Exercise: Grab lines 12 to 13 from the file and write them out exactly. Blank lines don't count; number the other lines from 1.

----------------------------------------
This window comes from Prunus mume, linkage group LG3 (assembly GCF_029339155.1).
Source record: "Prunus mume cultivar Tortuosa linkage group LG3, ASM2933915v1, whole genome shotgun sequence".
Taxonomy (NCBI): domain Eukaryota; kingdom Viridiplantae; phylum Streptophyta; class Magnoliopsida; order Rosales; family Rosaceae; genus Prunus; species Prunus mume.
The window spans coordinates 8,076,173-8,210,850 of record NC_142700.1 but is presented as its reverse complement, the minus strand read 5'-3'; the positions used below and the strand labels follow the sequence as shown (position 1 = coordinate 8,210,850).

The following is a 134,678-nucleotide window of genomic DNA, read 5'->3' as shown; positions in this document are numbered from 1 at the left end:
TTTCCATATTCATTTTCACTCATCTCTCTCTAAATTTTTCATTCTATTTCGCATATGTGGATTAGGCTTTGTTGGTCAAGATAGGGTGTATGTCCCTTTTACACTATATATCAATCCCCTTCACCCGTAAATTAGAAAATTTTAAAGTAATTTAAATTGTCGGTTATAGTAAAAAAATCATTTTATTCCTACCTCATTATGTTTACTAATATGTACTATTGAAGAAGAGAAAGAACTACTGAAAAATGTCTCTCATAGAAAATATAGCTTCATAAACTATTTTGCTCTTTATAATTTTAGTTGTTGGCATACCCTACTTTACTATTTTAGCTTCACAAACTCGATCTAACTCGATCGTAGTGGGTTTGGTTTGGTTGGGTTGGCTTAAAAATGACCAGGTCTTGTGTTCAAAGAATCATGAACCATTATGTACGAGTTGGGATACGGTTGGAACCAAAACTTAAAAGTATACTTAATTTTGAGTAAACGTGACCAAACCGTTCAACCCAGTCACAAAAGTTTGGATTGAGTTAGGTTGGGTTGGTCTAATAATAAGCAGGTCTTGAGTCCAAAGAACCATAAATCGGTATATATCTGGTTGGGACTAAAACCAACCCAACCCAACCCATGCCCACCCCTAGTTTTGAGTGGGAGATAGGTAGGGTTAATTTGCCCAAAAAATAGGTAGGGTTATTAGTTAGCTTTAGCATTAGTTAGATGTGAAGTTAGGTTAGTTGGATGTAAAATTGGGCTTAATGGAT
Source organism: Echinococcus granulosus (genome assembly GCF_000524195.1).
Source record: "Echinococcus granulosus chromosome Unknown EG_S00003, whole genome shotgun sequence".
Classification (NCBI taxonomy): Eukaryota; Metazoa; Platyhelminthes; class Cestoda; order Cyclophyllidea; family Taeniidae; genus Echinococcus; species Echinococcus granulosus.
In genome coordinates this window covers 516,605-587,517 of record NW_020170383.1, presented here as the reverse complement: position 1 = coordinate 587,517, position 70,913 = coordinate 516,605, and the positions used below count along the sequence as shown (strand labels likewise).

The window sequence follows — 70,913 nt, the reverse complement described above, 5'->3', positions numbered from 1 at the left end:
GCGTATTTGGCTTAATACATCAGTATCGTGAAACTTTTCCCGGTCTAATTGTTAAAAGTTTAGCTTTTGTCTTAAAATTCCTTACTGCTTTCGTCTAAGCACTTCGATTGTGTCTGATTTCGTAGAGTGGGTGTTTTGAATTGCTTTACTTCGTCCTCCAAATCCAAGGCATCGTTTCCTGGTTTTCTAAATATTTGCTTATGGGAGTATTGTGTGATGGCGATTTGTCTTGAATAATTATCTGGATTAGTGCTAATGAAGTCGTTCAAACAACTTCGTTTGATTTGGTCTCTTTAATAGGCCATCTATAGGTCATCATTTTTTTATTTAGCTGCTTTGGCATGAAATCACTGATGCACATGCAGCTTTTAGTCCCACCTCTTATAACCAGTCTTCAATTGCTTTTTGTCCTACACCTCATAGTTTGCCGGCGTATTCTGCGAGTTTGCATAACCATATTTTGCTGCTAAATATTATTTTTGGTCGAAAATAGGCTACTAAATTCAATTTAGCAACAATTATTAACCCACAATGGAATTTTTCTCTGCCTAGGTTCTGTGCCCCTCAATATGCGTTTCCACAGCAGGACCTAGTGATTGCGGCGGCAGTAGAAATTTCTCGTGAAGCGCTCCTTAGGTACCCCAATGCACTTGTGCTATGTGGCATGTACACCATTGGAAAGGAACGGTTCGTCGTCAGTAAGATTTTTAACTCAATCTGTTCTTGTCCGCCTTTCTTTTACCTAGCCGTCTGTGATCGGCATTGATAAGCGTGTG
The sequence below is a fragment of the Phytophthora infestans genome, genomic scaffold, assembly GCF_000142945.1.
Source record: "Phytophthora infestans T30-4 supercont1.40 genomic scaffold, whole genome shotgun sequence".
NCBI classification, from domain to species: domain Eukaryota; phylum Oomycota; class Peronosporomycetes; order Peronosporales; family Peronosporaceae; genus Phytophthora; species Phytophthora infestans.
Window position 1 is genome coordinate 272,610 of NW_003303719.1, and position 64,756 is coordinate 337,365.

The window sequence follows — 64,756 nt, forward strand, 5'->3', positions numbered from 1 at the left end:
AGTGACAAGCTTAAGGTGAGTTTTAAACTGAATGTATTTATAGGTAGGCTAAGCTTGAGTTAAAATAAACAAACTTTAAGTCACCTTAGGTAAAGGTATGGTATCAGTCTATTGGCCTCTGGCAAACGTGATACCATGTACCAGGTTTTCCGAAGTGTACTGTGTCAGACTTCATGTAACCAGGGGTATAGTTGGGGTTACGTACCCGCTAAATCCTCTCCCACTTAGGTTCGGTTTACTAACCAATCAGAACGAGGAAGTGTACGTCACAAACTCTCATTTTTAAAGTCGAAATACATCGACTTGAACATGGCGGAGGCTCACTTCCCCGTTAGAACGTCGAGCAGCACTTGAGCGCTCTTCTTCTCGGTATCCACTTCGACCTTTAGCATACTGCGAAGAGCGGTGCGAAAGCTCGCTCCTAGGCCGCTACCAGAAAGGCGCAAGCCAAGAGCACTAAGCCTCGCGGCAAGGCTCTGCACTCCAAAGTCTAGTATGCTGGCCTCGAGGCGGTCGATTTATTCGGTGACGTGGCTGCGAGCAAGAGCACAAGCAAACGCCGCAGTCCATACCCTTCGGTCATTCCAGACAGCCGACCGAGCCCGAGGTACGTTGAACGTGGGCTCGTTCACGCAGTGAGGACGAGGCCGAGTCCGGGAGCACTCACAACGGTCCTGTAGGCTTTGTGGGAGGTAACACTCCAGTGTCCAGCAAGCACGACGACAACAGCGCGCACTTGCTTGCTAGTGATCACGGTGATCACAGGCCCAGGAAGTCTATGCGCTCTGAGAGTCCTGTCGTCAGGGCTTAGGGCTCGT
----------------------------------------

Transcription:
GCGTATTTGGCTTAATACATCAGTATCGTGAAACTTTTCCCGGTCTAATTGTTAAAAGTTTAGCTTTTGTCTTAAAATTCCTTACTGCTTTCGTCTAAGCACTTCGATTGTGTCTGATTTCGTAGAGTGGGTGTTTTGAATTGCTTTACTTCGTCCTCCAAATCCAAGGCATCGTTTCCTGGTTTTCTAAATATTTGCTTATGGGAGTATTGTGTGATGGCGATTTGTCTTGAATAATTATCTGGATTAGTGCTAATGAAGTCGTTCAAACAACTTCGTTTGATTTGGTCTCTTTAATAGGCCATCTATAGGTCATCATTTTTTTATTTAGCTGCTTTGGCATGAAATCACTGATGCACATGCAGCTTTTAGTCCCACCTCTTATAACCAGTCTTCAATTGCTTTTTGTCCTACACCTCATAGTTTGCCGGCGTATTCTGCGAGTTTGCATAACCATATTTTGCTGCTAAATATTATTTTTGGTCGAAAATAGGCTACTAAATTCAATTTAGCAACAATTATTAACCCACAATGGAATTTTTCTCTGCCTAGGTTCTGTGCCCCTCAATATGCGTTTCCACAGCAGGACCTAGTGATTGCGGCGGCAGTAGAAATTTCTCGTGAAGCGCTCCTTAGGTACCCCAATGCACTTGTGCTATGTGGCATGTACACCATTGGAAAGGAACGGTTCGTCGTCAGTAAGATTTTTAACTCAATCTGTTCTTGTCCGCCTTTCTTTTACCTAGCCGTCTGTGATCGGCATTGATAAGCGTGTG
The sequence below is a fragment of the Phytophthora infestans genome, genomic scaffold, assembly GCF_000142945.1.